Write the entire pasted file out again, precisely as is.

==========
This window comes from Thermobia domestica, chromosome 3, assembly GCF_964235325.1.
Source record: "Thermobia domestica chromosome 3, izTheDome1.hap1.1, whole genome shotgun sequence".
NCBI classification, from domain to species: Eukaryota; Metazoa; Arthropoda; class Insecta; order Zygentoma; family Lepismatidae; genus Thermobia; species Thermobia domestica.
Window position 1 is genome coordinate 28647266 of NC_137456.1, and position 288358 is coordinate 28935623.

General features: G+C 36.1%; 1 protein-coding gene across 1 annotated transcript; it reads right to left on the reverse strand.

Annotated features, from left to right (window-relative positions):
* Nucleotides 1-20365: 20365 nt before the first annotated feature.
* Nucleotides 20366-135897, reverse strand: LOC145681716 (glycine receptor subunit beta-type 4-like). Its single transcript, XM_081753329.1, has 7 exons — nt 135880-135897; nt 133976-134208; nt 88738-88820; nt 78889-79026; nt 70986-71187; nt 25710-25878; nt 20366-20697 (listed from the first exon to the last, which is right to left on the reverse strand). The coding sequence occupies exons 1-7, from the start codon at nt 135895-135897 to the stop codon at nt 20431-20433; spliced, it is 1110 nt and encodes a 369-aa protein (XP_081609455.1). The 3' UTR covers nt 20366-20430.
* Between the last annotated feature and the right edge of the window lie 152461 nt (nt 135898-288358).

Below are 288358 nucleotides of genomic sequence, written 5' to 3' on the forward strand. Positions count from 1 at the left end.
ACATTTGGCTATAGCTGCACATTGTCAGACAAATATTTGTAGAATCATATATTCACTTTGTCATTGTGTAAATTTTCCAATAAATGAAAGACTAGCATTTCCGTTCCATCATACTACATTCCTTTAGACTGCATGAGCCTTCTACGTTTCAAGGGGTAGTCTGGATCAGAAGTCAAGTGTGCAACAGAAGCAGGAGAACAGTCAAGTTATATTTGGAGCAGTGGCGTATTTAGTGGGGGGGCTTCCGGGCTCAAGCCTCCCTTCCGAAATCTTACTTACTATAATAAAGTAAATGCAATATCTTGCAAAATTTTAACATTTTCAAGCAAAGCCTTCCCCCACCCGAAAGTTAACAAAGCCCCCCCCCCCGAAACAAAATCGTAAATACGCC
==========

This window comes from Thermobia domestica, chromosome 3, assembly GCF_964235325.1.
Source record: "Thermobia domestica chromosome 3, izTheDome1.hap1.1, whole genome shotgun sequence".
NCBI classification, from domain to species: Eukaryota; Metazoa; Arthropoda; class Insecta; order Zygentoma; family Lepismatidae; genus Thermobia; species Thermobia domestica.
Window position 1 is genome coordinate 28647266 of NC_137456.1, and position 288358 is coordinate 28935623.

General features: G+C 36.1%; 1 protein-coding gene across 1 annotated transcript; it reads right to left on the reverse strand.

Annotated features, from left to right (window-relative positions):
* Nucleotides 1-20365: 20365 nt before the first annotated feature.
* Nucleotides 20366-135897, reverse strand: LOC145681716 (glycine receptor subunit beta-type 4-like). Its single transcript, XM_081753329.1, has 7 exons — nt 135880-135897; nt 133976-134208; nt 88738-88820; nt 78889-79026; nt 70986-71187; nt 25710-25878; nt 20366-20697 (listed from the first exon to the last, which is right to left on the reverse strand). The coding sequence occupies exons 1-7, from the start codon at nt 135895-135897 to the stop codon at nt 20431-20433; spliced, it is 1110 nt and encodes a 369-aa protein (XP_081609455.1). The 3' UTR covers nt 20366-20430.
* Between the last annotated feature and the right edge of the window lie 152461 nt (nt 135898-288358).

Below are 288358 nucleotides of genomic sequence, written 5' to 3' on the forward strand. Positions count from 1 at the left end.
ACATTTGGCTATAGCTGCACATTGTCAGACAAATATTTGTAGAATCATATATTCACTTTGTCATTGTGTAAATTTTCCAATAAATGAAAGACTAGCATTTCCGTTCCATCATACTACATTCCTTTAGACTGCATGAGCCTTCTACGTTTCAAGGGGTAGTCTGGATCAGAAGTCAAGTGTGCAACAGAAGCAGGAGAACAGTCAAGTTATATTTGGAGCAGTGGCGTATTTAGTGGGGGGGCTTCCGGGCTCAAGCCTCCCTTCCGAAATCTTACTTACTATAATAAAGTAAATGCAATATCTTGCAAAATTTTAACATTTTCAAGCAAAGCCTTCCCCCACCCGAAAGTTAACAAAGCCCCCCCCCCCGAAACAAAATCGTAAATACGCC